“The conversation really took off from there,” says Howett. “We thought that there was something in [that book] that was pretty remarkable, in a way… and in the lack of [awareness amongst] most West Australians about the Prohibited Area, and its impact on the Noongar community, and Aboriginal community in general.”

Talking to Noongar elders Lynette Narkle, Richard Walley, Darryl Kickett and Anna Haebich has played a big role in shaping The Line, says Hill. “I remember saying to Mark – not so long ago – that I was worried, because I couldn’t find the core [of the story]. He said to me, ‘Don’t worry, the elders will bring the story.’ And they did. We always knew [the story] was around the concept of the Prohibited Area: separation, segregation, confinement … but … speaking with the Elders I felt they brought the story of recognition, reconciliation, empathy, compassion, healing.”

And though the story is (loosely) set in Perth of the 1930s, the focus is very much on the present, says Hill. “Talking to people, [we’ve found that many] didn’t even realise that [the Prohibited Area] existed. We’ve sort of uncovered something about our past and then we’ve made a narrative about that, but we talk about the impact on how we are currently, rather than saying here’s a story about [our past].

“So instead of saying, ‘Here’s a story about the Prohibited Area,’ we’re saying, ‘What did that [legislation] do to us as a community, as people? How did that shape our current situation?’”

It’s important to Hill and Howett, too, that audiences understand that while the Prohibited Area may be a thing of the past, discrimination continues today, in other guises.

“I find the parallels [between Australian society of the past and the present] remarkable,” says Howett. “The 2003 Curfew Act – which was another welfare policy by the State Government to take unaccompanied minors off the street and had a big impact on the Aboriginal community – was really, in a way, no different to the policy of the Prohibited Area and having to have a native pass. The parallels keep coming. Like, for example, most of the Aboriginal people who were taken to Wadjemup (Rottnest), [when it was a prison for Aboriginal people during the 1800s and early 1900s] were arrested for larceny and petty crimes, and you only have to think of the young Noongar actor just sent to jail for unpaid fines… the echoes of that are really remarkable.”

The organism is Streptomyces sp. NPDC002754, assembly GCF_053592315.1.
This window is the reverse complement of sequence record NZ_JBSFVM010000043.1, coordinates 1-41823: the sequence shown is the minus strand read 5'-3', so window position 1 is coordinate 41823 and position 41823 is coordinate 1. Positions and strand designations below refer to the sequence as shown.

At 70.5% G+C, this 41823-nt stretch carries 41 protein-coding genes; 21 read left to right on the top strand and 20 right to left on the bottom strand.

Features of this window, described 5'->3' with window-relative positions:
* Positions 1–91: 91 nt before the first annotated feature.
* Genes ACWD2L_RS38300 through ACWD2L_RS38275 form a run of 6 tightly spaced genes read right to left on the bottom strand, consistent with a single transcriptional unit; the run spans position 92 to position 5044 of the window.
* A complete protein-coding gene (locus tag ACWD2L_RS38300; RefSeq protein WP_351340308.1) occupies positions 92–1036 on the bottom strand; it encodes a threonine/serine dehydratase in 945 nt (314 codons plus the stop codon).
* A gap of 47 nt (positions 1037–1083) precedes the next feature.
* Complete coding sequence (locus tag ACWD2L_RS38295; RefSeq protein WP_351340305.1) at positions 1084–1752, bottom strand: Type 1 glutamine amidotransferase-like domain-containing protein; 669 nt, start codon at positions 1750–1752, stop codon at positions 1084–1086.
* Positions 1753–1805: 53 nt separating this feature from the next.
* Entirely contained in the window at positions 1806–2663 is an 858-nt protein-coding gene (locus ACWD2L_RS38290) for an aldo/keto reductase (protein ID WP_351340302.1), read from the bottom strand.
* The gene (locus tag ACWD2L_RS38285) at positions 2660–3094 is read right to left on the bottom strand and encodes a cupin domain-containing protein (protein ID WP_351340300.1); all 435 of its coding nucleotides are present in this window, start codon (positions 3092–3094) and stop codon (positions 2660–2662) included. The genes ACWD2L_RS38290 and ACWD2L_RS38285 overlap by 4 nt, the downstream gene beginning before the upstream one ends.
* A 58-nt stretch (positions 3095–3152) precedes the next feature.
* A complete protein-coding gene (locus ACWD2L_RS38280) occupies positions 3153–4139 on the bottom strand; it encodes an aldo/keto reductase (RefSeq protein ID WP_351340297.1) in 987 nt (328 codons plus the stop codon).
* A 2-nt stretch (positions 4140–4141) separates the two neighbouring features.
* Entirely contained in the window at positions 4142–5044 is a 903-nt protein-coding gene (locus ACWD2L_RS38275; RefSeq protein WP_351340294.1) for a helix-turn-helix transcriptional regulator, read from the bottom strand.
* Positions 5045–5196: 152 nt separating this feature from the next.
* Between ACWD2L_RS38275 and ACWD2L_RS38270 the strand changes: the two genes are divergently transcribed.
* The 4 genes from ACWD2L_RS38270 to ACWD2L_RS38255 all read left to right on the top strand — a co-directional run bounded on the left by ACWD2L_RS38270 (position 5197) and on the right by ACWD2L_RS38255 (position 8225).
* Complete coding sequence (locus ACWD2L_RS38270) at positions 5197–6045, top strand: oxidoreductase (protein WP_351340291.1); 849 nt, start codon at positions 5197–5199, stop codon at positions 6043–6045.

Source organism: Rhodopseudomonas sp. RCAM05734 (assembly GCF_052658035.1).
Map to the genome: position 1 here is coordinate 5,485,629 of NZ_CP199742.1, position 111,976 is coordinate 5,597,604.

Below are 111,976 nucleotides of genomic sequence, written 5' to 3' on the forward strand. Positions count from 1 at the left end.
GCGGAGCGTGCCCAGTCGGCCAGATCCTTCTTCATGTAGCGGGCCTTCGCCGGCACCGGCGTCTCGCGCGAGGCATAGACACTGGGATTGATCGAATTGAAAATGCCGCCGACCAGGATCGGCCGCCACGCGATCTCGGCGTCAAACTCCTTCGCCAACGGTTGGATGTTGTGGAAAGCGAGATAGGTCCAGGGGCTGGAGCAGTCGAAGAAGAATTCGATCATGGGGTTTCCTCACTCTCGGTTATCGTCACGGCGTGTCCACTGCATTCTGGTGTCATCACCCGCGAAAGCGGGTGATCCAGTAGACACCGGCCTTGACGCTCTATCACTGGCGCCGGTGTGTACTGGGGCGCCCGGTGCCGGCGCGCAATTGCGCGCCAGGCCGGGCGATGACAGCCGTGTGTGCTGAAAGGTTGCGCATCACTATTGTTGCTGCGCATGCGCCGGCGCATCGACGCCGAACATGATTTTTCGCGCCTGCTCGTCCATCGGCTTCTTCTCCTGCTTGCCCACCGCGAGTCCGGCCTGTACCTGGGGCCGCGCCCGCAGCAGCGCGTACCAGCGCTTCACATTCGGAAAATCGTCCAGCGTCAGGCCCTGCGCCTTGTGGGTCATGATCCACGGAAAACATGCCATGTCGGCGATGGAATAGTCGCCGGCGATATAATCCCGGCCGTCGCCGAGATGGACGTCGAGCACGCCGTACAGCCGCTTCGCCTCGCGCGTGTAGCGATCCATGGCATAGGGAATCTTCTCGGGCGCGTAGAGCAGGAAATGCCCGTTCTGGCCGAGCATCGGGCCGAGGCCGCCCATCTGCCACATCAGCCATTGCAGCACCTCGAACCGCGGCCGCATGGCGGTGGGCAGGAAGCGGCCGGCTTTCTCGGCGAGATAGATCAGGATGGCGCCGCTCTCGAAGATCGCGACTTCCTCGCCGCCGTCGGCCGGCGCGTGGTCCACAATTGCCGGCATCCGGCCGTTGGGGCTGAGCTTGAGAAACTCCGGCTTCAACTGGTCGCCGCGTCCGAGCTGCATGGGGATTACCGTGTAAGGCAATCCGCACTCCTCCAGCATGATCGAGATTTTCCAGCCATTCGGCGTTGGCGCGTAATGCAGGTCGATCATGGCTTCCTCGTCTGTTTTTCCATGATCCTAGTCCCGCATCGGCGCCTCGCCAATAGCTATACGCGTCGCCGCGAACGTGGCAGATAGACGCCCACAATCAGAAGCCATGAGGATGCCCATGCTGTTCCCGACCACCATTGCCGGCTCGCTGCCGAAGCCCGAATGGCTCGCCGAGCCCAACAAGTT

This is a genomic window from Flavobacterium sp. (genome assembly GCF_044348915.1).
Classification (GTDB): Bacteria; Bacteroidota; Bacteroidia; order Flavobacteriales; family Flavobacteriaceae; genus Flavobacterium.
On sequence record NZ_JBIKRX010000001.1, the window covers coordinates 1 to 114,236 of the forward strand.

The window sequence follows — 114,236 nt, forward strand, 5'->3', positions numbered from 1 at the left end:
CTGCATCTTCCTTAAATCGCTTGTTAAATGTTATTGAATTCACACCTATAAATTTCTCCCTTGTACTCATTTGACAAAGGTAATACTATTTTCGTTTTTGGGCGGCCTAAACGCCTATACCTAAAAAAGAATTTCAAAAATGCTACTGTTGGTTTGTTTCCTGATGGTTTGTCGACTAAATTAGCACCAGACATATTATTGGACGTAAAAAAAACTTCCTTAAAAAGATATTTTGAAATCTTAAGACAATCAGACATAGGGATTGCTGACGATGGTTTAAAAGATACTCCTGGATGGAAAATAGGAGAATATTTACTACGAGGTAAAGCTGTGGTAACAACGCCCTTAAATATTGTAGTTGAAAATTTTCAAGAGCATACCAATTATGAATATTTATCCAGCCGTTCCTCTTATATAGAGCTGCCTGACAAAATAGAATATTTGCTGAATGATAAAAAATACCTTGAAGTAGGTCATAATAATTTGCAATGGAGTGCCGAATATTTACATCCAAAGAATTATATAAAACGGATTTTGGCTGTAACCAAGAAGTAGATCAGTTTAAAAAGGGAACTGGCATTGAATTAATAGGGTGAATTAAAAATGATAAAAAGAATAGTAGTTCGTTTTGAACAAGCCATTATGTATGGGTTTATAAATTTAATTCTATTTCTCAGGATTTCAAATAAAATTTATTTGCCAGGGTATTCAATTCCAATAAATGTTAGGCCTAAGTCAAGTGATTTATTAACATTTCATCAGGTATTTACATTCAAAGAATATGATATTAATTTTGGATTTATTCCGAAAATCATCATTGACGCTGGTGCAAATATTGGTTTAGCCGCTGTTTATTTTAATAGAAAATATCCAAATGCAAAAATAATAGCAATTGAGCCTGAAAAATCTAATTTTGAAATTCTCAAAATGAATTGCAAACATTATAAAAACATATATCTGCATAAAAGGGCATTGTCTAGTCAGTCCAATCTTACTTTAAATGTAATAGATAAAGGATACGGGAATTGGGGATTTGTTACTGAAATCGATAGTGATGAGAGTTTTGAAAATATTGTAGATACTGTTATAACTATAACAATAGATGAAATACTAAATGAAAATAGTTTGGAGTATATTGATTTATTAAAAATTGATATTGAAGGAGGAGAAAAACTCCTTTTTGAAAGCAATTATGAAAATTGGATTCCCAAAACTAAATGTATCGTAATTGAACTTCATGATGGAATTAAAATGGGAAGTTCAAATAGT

Hill agrees. “It’s a story that’s alive and well, it’s more than current.”

It’s also, Hill acknowledges, “very difficult subject matter, it’s filled with trauma and it’s dark, and there’s a lot of pain.”

So how to present that on stage?

“The way we’ve been dealing with it on a narrative level is we’ve been using slapstick when it gets really heavy, drawing from silent movies,” explains Howett.

“We’ve been looking at Charlie Chaplin, silent movies, looking at the irony of his storytelling and how he could address darkness with no voice and just through mime,” continues Hill. “That’s been a real inspiration.

“It’s not about dumbing it down or cheapening it, but we’ve been able to talk about some really dark things through humour. So in fact we’ve probably gone even a bit darker… but it doesn’t necessarily feel like that. You are left laughing and laughter is something that brings us together, as a community. It’s a common language.

“Mark is extraordinary at telling a story. That’s what brings us together as makers. What I’m intrigued about, as a maker, is finding different ways of telling that story where you mute the voice, or the voice sits outside of the physical body. So we’ve been playing with that, and that’s enabled a whole new movement language.”